We have just had a study published in Clinical Infectious Diseases exploring the extent and magnitude of hospital surface and air contamination with SARS-CoV-2 during the (first!) peak of COVID-19 in London. The bottom line is that we identified pretty extensive surface and air contamination with SARS-CoV-2 RNA but did not culture viable virus. We concluded that this highlights the potential role of contaminated surfaces and air in the spread of SARS-CoV-2.

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The role contaminated surfaces in COVID-19 transmission: a HIS audience-led webinar

The next instalment of the HIS audience-led webinar series is on the role of contaminated surfaces in COVID-19 transmission. I was delighted to be part of the panel for this one:

  • Dr Lena Ciric – Associate Professor in Environmental Engineering, University College London
  • Dr Stephanie Dancer – Consultant Microbiologist, NHS Lanarkshire and Professor of Microbiology, Edinburgh Napier University, Scotland
  • Dr Manjula Meda – Consultant Clinical Microbiologist and Infection Control Doctor, Frimley Park Hospital
  • Dr Jon Otter – Infection prevention and control Epidemiologist, Imperial College London
  • Chair: Dr Surabhi Taori, Consultant microbiologist and infection control doctor, Kings College Hospital NHS Foundation Trust

Here’s the recording:

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Managing ventilation in the context of COVID-19: a HIS audience-led webinar

The next in the series of the HIS audience-led webinar on all-things ventilation in the management of COVID-19 went out recently. The panel consisted of:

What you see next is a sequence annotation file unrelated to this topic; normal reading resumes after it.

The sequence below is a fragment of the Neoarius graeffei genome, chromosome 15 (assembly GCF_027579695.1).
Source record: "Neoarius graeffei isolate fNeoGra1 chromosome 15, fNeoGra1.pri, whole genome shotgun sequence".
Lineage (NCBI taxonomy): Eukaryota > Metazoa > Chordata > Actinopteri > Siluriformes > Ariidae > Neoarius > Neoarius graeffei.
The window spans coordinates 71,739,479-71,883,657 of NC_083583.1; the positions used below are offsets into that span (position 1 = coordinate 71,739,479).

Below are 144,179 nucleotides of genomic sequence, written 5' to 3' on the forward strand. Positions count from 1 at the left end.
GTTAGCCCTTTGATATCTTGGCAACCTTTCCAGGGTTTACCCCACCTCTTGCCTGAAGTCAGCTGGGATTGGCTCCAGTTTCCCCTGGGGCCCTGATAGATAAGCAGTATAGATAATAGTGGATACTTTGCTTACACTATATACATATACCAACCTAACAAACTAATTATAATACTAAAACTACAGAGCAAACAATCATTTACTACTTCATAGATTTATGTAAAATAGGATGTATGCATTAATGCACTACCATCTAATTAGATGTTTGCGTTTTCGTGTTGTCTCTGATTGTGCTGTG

• Peter Hoffman – Consultant Clinical Scientist, London
  • Dr Chris Lynch – Graham Ayliffe Training Fellow, Sheffield Teaching Hospitals
  • Professor Catherine Noakes – Professor of Environmental Engineering for Buildings, University of Leeds
  • Karren Staniforth – Clinical Scientist, Nottingham University Hospitals NHS Trust
  • Dr James Price (chair) – Consultant in Infection Prevention & Control and Antimicrobial Stewardship, Imperial College Healthcare NHS Trust

The webinar video is below:

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COVID-19 & PPE / face coverings / masks / shields: personal safety depends on more than what you wear

There’s a huge amount of academic and pragmatic discussion and debate about the appropriate levels of PPE to wear in various healthcare settings to reduce the risk of spreading COVID-19 to yourself and others in healthcare settings. And more recently, when to wear face coverings / masks / shields in public areas of hospitals, on public transport, and in shops. However, there is much, much less discussion about the importance of careful doffing (removal) of PPE and face coverings etc in order to ensure the safe and effective use of PPE. This helpful Cochrane Review, updated for the COVID-19 era, covers a lot of ground and one key conclusion is that doffing is key: if it is done carefully, the risk of self-contamination is lower.